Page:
- Do not take a double dose to make up for a forgotten dose. Take your next dose at the normal time.
If you are supposed to take your dose twice a day
- if you have forgotten to take your morning dose, simply take it together with your evening dose.
- if you have forgotten to take your evening dose, do not take it with the next morning dose; just skip it and continue with your normal morning and evening doses.
- if you have forgotten to take both doses, do not attempt to make up for the missed doses. Skip both doses and continue the next day with your normal morning and evening doses.
If you stop taking Zispin SolTab
- Only stop taking Zispin SolTab in consultation with your doctor.
If you stop too early, your depression might come back. Once you are feeling better, talk to your doctor. Your doctor will decide when treatment can be stopped.
Do not suddenly stop taking Zispin SolTab, even when your depression has lifted. If you suddenly stop taking Zispin SolTab you may feel sick, dizzy, agitated or anxious, and have headaches. These symptoms can be avoided by stopping gradually. Your doctor will tell you how to decrease the dose gradually.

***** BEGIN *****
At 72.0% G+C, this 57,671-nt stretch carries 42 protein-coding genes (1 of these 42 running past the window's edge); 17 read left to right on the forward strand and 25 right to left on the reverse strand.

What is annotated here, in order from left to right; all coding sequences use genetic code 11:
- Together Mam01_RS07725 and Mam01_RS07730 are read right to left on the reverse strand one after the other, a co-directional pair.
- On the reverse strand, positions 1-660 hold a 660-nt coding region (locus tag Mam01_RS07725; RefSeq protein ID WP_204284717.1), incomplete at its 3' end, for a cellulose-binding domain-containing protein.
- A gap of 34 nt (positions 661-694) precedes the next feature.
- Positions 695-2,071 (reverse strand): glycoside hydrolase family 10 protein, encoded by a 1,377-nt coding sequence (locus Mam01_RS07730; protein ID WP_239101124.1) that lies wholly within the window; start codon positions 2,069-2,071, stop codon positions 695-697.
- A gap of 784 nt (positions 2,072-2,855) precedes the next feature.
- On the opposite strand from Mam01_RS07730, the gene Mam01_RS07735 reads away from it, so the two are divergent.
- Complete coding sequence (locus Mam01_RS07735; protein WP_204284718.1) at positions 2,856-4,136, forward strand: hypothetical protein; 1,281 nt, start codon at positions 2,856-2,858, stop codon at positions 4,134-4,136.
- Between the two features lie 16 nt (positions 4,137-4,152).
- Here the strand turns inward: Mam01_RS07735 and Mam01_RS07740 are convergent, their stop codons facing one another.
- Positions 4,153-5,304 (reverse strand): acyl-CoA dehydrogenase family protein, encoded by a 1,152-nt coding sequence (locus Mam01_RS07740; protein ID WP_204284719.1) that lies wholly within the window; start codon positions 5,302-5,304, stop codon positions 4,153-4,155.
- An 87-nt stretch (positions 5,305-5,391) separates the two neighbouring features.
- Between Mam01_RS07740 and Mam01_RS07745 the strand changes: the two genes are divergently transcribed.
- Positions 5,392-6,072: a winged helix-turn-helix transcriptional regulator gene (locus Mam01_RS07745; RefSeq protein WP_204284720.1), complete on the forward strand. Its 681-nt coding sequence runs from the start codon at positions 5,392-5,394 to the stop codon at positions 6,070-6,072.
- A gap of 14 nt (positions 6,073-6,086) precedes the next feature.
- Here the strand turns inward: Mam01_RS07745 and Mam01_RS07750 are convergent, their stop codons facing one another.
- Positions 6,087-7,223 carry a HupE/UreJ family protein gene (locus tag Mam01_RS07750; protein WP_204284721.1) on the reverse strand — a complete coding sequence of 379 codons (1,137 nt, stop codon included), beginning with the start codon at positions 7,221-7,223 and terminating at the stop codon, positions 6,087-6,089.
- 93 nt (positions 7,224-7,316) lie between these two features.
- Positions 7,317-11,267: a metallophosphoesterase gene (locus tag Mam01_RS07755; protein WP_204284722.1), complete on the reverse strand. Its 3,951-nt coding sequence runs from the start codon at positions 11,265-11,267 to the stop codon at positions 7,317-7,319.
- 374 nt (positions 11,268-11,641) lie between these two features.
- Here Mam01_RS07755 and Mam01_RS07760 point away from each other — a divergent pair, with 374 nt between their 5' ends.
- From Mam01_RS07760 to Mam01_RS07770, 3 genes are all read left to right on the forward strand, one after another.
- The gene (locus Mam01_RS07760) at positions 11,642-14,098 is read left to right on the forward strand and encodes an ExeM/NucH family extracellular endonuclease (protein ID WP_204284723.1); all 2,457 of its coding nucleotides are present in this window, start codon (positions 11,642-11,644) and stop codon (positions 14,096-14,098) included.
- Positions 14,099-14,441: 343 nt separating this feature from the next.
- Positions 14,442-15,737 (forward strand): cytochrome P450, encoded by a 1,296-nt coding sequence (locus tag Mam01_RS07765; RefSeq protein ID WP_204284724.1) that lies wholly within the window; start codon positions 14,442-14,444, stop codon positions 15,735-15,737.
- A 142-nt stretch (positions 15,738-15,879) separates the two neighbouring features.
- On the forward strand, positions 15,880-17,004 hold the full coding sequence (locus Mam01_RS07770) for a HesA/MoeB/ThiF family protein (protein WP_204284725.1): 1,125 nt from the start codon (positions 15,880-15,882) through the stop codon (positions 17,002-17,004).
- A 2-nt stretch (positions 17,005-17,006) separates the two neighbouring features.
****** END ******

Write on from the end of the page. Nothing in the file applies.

If you have any further questions on the use of this medicine, ask your doctor or pharmacist.
4. Possible side effects
Like all medicines, this medicine can cause side effects, although not everybody gets them.
If you experience any of the following serious side effects, stop taking mirtazapine and tell your doctor immediately.
Uncommon (may affect up to 1 in 100 people):
- feeling elated or emotionally ‘high’ (mania)
Rare (may affect up to 1 in 1,000 people):
- yellow colouring of eyes or skin; this may suggest disturbance in liver function (jaundice)
Not known (frequency cannot be estimated from the available data):